Red carpet for investors?
The land acquisition law: Pros and cons
The government is targeting that implementation of the Land Acquisition Law should be effective by the middle of this year to allow a start to building public infrastructure, with a presidential decree to support the law still pending.
That decree, now being drafted by the National Land Agency (BPN), will govern the technical aspects of the implementation of the law, according to Public Works Minister Djoko Kirmanto.
The decree will outline the phases of implementation from the availability of the land, the establishment of the land-clearing team and the time limit for the process. The law, passed on December 16, covers infrastructure projects such as roads, dams, tunnels, railways, ports and airports, oil, gas and geothermal facilities, power plants and their distribution networks, hospitals and telecom networks.
While the law is limited to government projects, it allows government to partner with state-owned firms and the private sector. The law shortens to two years the process of deciding on a project location, with an extension of one year.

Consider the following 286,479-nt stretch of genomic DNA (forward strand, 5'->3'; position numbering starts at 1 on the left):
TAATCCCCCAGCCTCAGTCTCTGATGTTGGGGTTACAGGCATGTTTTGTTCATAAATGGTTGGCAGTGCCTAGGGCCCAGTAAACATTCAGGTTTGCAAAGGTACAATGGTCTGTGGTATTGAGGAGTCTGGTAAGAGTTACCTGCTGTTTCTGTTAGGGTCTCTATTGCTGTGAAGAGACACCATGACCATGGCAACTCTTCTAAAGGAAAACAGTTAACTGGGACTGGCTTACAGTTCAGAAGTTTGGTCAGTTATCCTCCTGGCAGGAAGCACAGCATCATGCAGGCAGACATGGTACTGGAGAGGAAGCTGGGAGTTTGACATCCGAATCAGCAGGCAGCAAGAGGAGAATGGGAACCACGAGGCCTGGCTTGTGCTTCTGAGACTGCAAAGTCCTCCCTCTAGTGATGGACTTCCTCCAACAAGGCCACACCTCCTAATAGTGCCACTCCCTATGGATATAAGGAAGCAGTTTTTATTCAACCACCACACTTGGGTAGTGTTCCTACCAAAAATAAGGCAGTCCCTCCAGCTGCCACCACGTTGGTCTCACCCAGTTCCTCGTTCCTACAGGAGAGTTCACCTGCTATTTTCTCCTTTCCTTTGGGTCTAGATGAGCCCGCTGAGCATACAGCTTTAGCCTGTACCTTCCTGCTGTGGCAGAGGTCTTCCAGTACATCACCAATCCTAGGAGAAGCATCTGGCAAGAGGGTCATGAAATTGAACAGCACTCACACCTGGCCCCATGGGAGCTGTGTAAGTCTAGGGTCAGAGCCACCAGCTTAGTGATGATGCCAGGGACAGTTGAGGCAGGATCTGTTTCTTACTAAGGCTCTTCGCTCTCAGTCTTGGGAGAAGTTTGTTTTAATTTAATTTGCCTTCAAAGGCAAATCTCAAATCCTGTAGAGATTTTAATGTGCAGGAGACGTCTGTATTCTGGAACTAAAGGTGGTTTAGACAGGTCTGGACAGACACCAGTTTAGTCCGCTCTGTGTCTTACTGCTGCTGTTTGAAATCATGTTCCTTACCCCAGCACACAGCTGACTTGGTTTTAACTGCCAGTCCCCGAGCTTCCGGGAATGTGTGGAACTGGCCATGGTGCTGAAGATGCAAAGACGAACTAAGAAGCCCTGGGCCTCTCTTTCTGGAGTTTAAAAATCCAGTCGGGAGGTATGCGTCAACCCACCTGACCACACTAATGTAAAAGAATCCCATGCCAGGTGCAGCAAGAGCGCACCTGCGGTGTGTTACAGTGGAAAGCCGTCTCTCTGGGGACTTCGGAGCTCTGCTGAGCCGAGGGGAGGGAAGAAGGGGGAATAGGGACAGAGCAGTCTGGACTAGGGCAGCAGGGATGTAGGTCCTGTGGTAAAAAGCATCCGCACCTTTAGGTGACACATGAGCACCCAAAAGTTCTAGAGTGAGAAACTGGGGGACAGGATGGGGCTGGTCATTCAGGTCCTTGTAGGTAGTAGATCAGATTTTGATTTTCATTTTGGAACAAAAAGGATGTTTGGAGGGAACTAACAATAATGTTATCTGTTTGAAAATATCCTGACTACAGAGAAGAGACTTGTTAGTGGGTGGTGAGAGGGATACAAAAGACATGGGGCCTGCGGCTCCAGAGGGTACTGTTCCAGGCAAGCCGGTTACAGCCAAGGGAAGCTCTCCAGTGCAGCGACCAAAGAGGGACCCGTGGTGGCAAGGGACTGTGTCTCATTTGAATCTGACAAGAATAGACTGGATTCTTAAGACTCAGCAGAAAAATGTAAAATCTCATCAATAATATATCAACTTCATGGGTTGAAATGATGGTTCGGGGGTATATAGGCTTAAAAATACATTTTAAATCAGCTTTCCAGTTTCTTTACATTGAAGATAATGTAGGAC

Delays in many infrastructure projects in Indonesia are blamed on weak regulations, which were unable to manage the movement of people from critical land. But despite the optimism that the new law will be able to expedite infrastructure work, there have been a variety of responses, with some arguing that the law will not meet the high hopes set for it.
DBS Group Research economist Eugene Leow believes that there is good reason to believe that the law will make a change and sees it is as an important step in Indonesia’s reform process.
“The law is key to build infrastructure as it will provide certainty on time and costs,” he states. The law will enable the government to make land acquisitions within a relatively short period as legal disputes have to be settled at the most in 74 days. Besides, he adds, compensation for landowners will be handled by an independent appraisal team.
“It remains to be seen how effective the law will be, but its approval shows that Indonesia’s reform path is still on track,” Leow states.
The new land clearing requirement is far simpler and should make it more attractive to investors to bid for infrastructure projects such as toll roads, power plants, airports and seaports.
“The law states, more clearly and decisively, that the government is obliged to provide land,” says Frans Sunito, president director of state-owned toll-road operator Jasa Marga. But, he notes, land speculators have lured landowners into selling their property at higher prices than might otherwise be the case.